Halloween: You can’t kill the boogeyman!
On this most spooky of nights, REN ZELEN looks at two classic US horror films with definite British connections – Halloween and Psycho!
John Carpenter’s movie HALLOWEEN had its premiere in the US on October 31st 1978. Although touched upon in smaller British cult movies such as ‘Peeping Tom’, the components and themes used by HALLOWEEN had not been used in a major feature film for some time, not since its obvious inspiration and cinematic predecessor, English director Alfred Hitchcock’s PSYCHO (1960). The horror movie had been evolving away from its representation of classical monsters such as Frankenstein, the Wolfman, Dracula or ‘The Thing’ into a less supernatural or alien creature. The feature film monster became a man (though rarely a woman). The new monster was the psychological deviant, whose twisted mental perversion leads him to stalk and kill unwitting and innocent victims.
PSYCHO, and later its simpler offspring HALLOWEEN, were so successful at the box-office, they inevitably engendered countless imitators and variations. They instigated the conventions of the ‘slasher’ movie genre that we are now so familiar with, so much so that they are able to be referenced ironically in more recent movies such as Craven’s ‘Scream’ and Whedon’s ‘The Cabin in the Woods’. The killer is usually the product of a psychosis created by a sick or traumatic family event – the victim – a beautiful, sexually attractive woman – the place is often a twisted, dark, dank perversion of ‘home’ – the attack is often perceived from the victim’s point-of-view and most interestingly perhaps, the weapon is never a gun. The rules of the ‘slasher’ movie require the weapon of choice to be pre-technological – the ice-pick, the axe, the razor, the machete, the chainsaw, and of course – the phallic knife – all the better to get up close and personal to a victim. Violent physical contact is essential for the psycho monster – a perversion and sublimation of repressed penetrative sexual contact. Undoubtedly one of the elements that made Hitchcock’s PSYCHO a runaway success, was his sexualisation of motive and action. The prototype of the victim is the woman, most clearly, the sexualized woman. This is not an idea invented by the cinema, it was Edgar Allan Poe’s contention that “the death of a beautiful woman is the most poetical topic in the world”. As for the murder or mutilation of a beautiful woman, slasher director Dario Argento puts it succinctly, ”I like women, especially beautiful ones. If they have a good face and figure, I would much prefer to watch them being murdered than an ugly girl or a man.”
Not as subtle, smart or multi-layered as Hitchcock’s PSYCHO, John Carpenter took similar elements and with HALLOWEEN, distilled them into a less contentious, less complex, yet perfectly executed (if you’ll pardon the pun) cinematic vehicle for a series of scary shocks and jump-in-your-seat moments. Not to belittle Carpenter’s sophistication as a film-maker. He creates an eerie, claustrophobic atmosphere, not least by the use of his trademark soundtrack, and sets a relentless pace leaving the audience little time for consideration of any internal logic.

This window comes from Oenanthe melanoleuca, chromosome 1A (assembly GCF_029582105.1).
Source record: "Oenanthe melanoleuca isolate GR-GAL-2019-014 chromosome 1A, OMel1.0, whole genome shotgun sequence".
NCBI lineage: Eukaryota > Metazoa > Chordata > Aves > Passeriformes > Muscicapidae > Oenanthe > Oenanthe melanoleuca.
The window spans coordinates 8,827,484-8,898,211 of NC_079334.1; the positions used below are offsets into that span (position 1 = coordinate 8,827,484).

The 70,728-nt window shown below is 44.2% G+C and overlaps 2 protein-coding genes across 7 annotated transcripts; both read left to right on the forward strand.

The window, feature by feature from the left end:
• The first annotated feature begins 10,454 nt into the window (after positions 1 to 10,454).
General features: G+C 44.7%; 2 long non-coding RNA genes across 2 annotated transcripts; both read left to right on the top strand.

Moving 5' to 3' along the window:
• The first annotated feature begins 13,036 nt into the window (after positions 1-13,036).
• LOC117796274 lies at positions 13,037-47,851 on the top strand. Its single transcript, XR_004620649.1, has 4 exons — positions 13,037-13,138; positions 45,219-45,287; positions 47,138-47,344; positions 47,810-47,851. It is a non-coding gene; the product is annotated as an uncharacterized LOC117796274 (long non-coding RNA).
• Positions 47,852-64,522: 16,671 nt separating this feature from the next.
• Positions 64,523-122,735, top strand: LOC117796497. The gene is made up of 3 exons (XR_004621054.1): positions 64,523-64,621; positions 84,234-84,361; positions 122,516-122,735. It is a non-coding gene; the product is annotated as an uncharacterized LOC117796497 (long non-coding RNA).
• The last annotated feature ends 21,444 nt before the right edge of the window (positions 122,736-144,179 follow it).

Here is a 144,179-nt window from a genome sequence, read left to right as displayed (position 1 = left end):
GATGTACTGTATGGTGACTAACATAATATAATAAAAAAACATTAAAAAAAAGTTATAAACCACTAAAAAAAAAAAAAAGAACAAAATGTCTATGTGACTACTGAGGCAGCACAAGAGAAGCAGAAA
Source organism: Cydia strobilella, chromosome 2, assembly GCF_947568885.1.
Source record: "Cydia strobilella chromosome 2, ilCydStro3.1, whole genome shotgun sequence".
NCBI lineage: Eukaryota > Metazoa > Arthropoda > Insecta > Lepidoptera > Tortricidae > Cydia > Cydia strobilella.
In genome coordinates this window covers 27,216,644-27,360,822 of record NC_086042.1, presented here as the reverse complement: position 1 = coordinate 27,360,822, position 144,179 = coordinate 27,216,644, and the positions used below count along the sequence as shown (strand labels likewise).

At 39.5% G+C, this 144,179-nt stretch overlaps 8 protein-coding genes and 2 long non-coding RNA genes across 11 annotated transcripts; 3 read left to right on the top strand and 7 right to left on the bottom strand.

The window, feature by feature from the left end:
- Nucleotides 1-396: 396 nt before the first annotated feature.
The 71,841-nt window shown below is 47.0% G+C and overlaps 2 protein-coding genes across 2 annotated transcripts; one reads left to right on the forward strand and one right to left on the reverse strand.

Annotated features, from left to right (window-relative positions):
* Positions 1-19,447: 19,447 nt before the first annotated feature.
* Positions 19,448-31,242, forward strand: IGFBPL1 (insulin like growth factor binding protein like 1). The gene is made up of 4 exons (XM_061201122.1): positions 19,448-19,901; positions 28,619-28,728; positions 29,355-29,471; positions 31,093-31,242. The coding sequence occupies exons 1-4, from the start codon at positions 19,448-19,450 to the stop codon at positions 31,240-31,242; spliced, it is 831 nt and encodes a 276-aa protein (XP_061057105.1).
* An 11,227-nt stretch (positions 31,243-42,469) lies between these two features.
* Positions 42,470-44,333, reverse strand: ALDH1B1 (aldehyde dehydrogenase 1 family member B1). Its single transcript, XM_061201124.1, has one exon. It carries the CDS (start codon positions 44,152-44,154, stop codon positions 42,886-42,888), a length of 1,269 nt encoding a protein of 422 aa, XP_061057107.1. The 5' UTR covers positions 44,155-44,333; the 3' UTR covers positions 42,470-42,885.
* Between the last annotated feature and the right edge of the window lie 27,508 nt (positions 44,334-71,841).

The initial murder that opens the film happens on Halloween night and takes place entirely from the viewpoint of the killer. It involves a lissom teenage girl being mercilessly stabbed to death with a kitchen knife, following a sexual interlude with her boyfriend in her parents’ bed. The twist comes when the murderer is revealed to be her six-year-old brother, Michael.
The role of Dr. Loomis, Michael’s doctor in the asylum, was memorably played by British actor Donald Pleasence (although the role had been rejected by fellow Brits and horror veterans, Peter Cushing and Christopher Lee).
The film then shifts to Halloween night 15 years later, when Michael escapes from the asylum where he has spent the intervening years and heads for Haddonfield , keen to kill a few more slutty teen girls, presumably still silently enraged at the sexual wantonness of his unfortunate sister. The role of Dr. Loomis, Michael’s doctor in the asylum, was memorably played by British actor Donald Pleasence (although the role had been rejected by fellow Brits and horror veterans, Peter Cushing and Christopher Lee). Loomis portentously offers an insight into Michael’s psychosis, explaining that although his body may have achieved maturity, his mind remains frozen in an infantile jealous fury.
While Hitchcock allowed PSYCHO’s Norman Bates to display a side that was visible and to all appearances, seemed normal, Carpenter does not give the same attributes to Michael Myers. He is emphatically an outsider, locked away from society. He moves robotically and is seen only in a mask, so he seems less than human. We catch sight of him only in glimpses, his white-rubber face emerging from the shadows of the background or the darkness of a doorway. In one aspect he seems supernatural – he survives assault after assault with superhuman indestructability. He becomes the embodiment of the kid’s mythological ‘boogeyman’.